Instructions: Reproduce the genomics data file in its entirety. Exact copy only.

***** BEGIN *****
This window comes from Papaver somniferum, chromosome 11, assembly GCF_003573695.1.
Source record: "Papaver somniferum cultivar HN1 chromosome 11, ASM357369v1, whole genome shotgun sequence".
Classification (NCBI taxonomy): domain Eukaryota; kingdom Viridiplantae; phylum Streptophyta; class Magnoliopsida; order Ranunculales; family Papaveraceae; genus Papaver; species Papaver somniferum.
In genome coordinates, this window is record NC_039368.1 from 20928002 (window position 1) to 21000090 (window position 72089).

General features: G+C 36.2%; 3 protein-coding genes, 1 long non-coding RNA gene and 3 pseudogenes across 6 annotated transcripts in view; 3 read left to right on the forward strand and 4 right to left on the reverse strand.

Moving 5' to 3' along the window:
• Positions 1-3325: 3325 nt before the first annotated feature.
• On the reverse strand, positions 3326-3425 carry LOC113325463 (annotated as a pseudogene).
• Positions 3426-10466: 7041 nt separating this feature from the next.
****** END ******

This window comes from Papaver somniferum, chromosome 11, assembly GCF_003573695.1.
Source record: "Papaver somniferum cultivar HN1 chromosome 11, ASM357369v1, whole genome shotgun sequence".
Classification (NCBI taxonomy): domain Eukaryota; kingdom Viridiplantae; phylum Streptophyta; class Magnoliopsida; order Ranunculales; family Papaveraceae; genus Papaver; species Papaver somniferum.
In genome coordinates, this window is record NC_039368.1 from 20928002 (window position 1) to 21000090 (window position 72089).

General features: G+C 36.2%; 3 protein-coding genes, 1 long non-coding RNA gene and 3 pseudogenes across 6 annotated transcripts in view; 3 read left to right on the forward strand and 4 right to left on the reverse strand.

Moving 5' to 3' along the window:
• Positions 1-3325: 3325 nt before the first annotated feature.
• On the reverse strand, positions 3326-3425 carry LOC113325463 (annotated as a pseudogene).
• Positions 3426-10466: 7041 nt separating this feature from the next.